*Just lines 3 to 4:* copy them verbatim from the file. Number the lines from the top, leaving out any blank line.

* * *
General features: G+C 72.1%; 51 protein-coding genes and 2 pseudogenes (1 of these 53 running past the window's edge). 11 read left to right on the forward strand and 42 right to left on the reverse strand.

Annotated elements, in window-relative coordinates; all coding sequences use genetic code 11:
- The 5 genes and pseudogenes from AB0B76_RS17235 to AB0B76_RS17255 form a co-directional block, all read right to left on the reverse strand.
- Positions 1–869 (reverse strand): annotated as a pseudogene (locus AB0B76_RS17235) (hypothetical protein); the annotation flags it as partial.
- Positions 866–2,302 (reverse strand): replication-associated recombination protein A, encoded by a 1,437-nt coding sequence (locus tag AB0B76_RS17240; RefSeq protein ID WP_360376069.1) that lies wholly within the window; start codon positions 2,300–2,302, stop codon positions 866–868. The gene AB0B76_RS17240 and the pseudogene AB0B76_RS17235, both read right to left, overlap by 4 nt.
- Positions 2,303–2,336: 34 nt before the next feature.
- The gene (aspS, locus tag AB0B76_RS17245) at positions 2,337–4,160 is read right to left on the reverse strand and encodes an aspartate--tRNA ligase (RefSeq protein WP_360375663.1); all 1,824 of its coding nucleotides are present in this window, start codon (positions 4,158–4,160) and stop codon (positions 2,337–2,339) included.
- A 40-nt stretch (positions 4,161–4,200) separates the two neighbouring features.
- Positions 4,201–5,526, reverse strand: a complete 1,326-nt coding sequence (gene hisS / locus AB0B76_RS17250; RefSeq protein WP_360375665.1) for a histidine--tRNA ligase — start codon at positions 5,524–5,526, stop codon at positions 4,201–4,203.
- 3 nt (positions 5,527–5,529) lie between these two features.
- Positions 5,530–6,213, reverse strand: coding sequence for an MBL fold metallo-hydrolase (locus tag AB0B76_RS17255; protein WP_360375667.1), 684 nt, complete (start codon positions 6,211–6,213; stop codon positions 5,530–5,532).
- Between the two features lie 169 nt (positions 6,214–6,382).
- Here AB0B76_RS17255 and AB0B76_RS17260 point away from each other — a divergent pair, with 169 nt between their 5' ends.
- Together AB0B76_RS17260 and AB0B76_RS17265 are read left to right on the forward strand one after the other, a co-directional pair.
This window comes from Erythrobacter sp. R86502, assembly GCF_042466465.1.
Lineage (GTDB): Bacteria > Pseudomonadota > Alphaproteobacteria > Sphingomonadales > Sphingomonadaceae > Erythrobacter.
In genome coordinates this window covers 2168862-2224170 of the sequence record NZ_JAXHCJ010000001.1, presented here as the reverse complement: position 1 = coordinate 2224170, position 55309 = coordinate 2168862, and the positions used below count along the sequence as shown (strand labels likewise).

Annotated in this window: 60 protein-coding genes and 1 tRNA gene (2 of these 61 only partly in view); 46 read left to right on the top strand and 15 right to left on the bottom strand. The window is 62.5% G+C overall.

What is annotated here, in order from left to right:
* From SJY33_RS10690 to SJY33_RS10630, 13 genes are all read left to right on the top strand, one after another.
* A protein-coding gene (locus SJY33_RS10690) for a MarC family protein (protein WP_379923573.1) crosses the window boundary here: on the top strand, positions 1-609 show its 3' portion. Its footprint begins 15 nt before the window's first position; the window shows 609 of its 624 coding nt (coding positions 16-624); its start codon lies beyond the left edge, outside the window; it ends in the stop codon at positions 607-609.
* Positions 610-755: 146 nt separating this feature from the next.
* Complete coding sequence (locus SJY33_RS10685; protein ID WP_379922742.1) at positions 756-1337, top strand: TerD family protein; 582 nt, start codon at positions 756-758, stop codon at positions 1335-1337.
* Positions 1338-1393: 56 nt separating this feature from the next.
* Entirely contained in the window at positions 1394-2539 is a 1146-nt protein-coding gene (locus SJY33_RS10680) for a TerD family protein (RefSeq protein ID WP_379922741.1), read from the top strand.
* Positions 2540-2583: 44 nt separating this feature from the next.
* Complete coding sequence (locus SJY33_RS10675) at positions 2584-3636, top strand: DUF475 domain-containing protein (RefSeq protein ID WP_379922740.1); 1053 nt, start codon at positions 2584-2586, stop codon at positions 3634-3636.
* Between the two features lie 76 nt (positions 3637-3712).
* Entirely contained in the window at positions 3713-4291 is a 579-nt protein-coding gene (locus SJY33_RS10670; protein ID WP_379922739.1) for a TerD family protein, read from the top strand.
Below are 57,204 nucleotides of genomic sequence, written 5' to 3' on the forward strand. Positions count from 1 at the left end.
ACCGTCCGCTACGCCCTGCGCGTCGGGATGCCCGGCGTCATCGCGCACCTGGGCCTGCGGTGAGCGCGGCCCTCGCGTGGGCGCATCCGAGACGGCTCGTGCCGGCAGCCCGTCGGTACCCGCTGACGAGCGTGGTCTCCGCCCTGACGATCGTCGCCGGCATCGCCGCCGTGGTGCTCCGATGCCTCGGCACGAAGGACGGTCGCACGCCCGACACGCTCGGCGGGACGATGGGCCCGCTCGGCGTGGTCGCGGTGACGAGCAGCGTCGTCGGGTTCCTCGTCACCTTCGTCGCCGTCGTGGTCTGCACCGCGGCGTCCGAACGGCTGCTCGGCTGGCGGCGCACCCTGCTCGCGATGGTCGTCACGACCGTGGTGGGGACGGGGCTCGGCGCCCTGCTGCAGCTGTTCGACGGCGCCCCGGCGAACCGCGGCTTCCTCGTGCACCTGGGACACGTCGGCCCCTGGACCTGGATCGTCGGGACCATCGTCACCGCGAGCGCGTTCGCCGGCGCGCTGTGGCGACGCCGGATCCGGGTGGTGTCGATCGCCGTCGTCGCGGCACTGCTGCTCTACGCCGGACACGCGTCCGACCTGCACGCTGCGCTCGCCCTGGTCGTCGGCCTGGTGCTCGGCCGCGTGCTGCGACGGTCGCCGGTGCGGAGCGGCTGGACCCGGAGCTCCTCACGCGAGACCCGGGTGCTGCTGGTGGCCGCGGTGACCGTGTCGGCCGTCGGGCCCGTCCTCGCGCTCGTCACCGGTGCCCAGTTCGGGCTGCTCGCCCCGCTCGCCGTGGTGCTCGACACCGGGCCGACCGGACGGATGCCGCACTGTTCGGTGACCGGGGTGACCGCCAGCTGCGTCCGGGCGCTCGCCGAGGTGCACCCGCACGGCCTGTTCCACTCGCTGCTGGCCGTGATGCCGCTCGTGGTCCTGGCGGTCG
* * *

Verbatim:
- The 5 genes and pseudogenes from AB0B76_RS17235 to AB0B76_RS17255 form a co-directional block, all read right to left on the reverse strand.
- Positions 1–869 (reverse strand): annotated as a pseudogene (locus AB0B76_RS17235) (hypothetical protein); the annotation flags it as partial.